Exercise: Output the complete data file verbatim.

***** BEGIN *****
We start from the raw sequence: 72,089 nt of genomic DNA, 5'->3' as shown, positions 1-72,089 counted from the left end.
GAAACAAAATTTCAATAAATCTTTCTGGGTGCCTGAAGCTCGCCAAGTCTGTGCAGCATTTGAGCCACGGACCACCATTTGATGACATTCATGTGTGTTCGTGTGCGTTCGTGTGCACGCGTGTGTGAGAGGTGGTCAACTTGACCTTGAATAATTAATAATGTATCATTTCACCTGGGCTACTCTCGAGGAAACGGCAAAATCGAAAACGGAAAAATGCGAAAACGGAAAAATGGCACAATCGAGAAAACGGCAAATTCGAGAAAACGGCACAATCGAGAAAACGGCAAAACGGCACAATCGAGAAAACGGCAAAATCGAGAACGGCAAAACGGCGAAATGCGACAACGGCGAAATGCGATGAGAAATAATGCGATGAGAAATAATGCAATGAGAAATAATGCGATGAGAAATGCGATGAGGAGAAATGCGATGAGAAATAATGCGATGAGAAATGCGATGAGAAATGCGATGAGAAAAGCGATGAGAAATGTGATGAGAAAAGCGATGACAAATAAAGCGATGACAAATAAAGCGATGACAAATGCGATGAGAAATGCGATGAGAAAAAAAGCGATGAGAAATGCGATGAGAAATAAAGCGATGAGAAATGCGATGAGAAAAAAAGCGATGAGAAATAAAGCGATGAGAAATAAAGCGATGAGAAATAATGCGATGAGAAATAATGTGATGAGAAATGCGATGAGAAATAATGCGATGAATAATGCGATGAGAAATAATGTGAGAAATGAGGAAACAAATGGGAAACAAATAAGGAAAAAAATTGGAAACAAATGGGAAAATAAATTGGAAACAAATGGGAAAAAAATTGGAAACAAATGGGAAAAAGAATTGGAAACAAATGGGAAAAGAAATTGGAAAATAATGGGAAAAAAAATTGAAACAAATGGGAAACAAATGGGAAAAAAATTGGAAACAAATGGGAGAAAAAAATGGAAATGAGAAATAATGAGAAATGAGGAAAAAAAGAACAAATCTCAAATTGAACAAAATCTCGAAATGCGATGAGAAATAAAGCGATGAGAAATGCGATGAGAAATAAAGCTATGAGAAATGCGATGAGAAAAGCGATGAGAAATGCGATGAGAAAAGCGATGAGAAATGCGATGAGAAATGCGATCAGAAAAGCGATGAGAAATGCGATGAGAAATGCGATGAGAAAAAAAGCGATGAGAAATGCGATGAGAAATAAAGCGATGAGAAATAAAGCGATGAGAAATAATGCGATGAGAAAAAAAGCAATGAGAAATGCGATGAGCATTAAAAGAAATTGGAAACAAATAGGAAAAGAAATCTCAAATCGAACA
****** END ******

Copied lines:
We start from the raw sequence: 72,089 nt of genomic DNA, 5'->3' as shown, positions 1-72,089 counted from the left end.
GAAACAAAATTTCAATAAATCTTTCTGGGTGCCTGAAGCTCGCCAAGTCTGTGCAGCATTTGAGCCACGGACCACCATTTGATGACATTCATGTGTGTTCGTGTGCGTTCGTGTGCACGCGTGTGTGAGAGGTGGTCAACTTGACCTTGAATAATTAATAATGTATCATTTCACCTGGGCTACTCTCGAGGAAACGGCAAAATCGAAAACGGAAAAATGCGAAAACGGAAAAATGGCACAATCGAGAAAACGGCAAATTCGAGAAAACGGCACAATCGAGAAAACGGCAAAACGGCACAATCGAGAAAACGGCAAAATCGAGAACGGCAAAACGGCGAAATGCGACAACGGCGAAATGCGATGAGAAATAATGCGATGAGAAATAATGCAATGAGAAATAATGCGATGAGAAATGCGATGAGGAGAAATGCGATGAGAAATAATGCGATGAGAAATGCGATGAGAAATGCGATGAGAAAAGCGATGAGAAATGTGATGAGAAAAGCGATGACAAATAAAGCGATGACAAATAAAGCGATGACAAATGCGATGAGAAATGCGATGAGAAAAAAAGCGATGAGAAATGCGATGAGAAATAAAGCGATGAGAAATGCGATGAGAAAAAAAGCGATGAGAAATAAAGCGATGAGAAATAAAGCGATGAGAAATAATGCGATGAGAAATAATGTGATGAGAAATGCGATGAGAAATAATGCGATGAATAATGCGATGAGAAATAATGTGAGAAATGAGGAAACAAATGGGAAACAAATAAGGAAAAAAATTGGAAACAAATGGGAAAATAAATTGGAAACAAATGGGAAAAAAATTGGAAACAAATGGGAAAAAGAATTGGAAACAAATGGGAAAAGAAATTGGAAAATAATGGGAAAAAAAATTGAAACAAATGGGAAACAAATGGGAAAAAAATTGGAAACAAATGGGAGAAAAAAATGGAAATGAGAAATAATGAGAAATGAGGAAAAAAAGAACAAATCTCAAATTGAACAAAATCTCGAAATGCGATGAGAAATAAAGCGATGAGAAATGCGATGAGAAATAAAGCTATGAGAAATGCGATGAGAAAAGCGATGAGAAATGCGATGAGAAAAGCGATGAGAAATGCGATGAGAAATGCGATCAGAAAAGCGATGAGAAATGCGATGAGAAATGCGATGAGAAAAAAAGCGATGAGAAATGCGATGAGAAATAAAGCGATGAGAAATAAAGCGATGAGAAATAATGCGATGAGAAAAAAAGCAATGAGAAATGCGATGAGCATTAAAAGAAATTGGAAACAAATAGGAAAAGAAATCTCAAATCGAACA